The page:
For little people who don’t earn an income, it’s remarkable how often children have a little money in their pockets. From family gifts to parental allowances and beyond, there are plenty of ways those little guys find to scrounge up some cash every now and then.
I’ve taken some time to identify some of the most common sources of pocket money for kids, and note some considerations that should be made with each one. Just because it doesn’t seem like a lot of money to us, doesn’t mean that kids can’t learn from a very early age how to be responsible with a little pocket money.
Several parents try to teach both responsibility and financial gain lessons by assigning chores to their children. That being said, this can be a slippery slope where kids start to do extra around the house – expecting to be paid for it rather than just thanked! While both chores and some form of an allowance are a good idea individually, it’s best not to combine them directly lest the kids become confused about being paid versus being thanked.
Family, family, and more family
A big source of spending money for kids is the extended family. Aunts, Uncles, and Grandparents are all famous for giving a few dollars here or there. This is fine, and easy to enjoy, just make sure they’re not helping your child afford something you have already said no to, or something they’re trying to save for. Cutting their savings goals short by randomly providing doesn’t necessarily help them learn the importance of saving.
When parents are separated it creates the added complexities that come with a child having two households, and two sets of rules to live by. This can sometimes result in one parent gifting money that the other parent already provided, and the child ending up with too much not knowing what to do about it. Discuss with your partner how much you guys plan to give, and have fun with the kids to show affection rather than buying new gifts and toys to keep them company.
Thinking about how the kids are spending
It is definitely worth it, wherever your children are getting their money from, to sit them down and talk to them about finances. From an early age children often manage to absorb more than we think, so why not help them to absorb some healthy financial saving habits when it seems easy, so that it’ll be easier to do when it gets hard for most of us. These lessons can carry on in value for years to come.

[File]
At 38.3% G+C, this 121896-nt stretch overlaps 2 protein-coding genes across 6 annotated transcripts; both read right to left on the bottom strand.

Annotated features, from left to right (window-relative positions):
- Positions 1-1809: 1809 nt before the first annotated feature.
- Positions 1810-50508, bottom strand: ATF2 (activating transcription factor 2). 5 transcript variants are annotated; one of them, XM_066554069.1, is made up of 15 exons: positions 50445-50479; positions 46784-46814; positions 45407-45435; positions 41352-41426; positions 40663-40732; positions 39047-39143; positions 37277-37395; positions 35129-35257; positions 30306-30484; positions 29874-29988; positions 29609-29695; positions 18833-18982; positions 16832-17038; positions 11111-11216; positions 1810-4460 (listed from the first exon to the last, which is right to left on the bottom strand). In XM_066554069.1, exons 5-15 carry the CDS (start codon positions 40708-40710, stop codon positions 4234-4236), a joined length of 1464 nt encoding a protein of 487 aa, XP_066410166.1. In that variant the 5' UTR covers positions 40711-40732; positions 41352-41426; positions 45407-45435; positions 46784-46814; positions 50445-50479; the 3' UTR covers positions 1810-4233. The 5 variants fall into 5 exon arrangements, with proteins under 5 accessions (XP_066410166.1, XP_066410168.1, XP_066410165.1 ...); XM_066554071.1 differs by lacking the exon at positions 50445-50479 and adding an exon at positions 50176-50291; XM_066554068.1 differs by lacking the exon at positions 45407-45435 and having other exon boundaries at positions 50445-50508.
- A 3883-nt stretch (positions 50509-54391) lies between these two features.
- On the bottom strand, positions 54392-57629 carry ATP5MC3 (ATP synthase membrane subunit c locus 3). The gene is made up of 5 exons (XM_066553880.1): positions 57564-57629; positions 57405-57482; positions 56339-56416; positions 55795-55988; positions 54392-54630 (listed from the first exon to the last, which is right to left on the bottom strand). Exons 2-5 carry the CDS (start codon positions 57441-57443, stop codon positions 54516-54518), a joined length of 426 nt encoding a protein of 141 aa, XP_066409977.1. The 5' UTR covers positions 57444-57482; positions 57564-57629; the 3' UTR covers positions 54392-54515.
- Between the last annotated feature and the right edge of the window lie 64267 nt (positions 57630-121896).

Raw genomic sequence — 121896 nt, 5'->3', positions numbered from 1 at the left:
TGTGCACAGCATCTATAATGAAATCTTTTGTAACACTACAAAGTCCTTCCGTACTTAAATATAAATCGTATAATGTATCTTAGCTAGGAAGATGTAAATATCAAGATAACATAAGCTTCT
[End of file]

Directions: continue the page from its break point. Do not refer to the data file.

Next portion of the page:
As much as you may want them to save it all, don’t forget it is their money too. Let them decide ultimately where it’s going to go, and if they make a mistake let them! How else will they learn? Just take the time to talk about it afterwards so they can learn how to do better the next time.
Helping kids plan for the future
Talking to kids about money opens the door to hearing their goals and plans for what they would like to save up for. Help them to figure out how much the items in question cost, shop for deals together, and make a plan so that they can save up.
This also goes towards helping them think about times in the future they may need money. If your family is planning on taking a vacation for example, they may well want to save a little bit for a souvenir, so let them know early so they have the chance to save.
Start small, learn big
No matter what you choose to do to help your kids learn, recognise the value of teaching them to handle pocket money responsibly. This sets them up well to be successful when they start handling their first pay, and even when they start dreaming bigger financial dreams.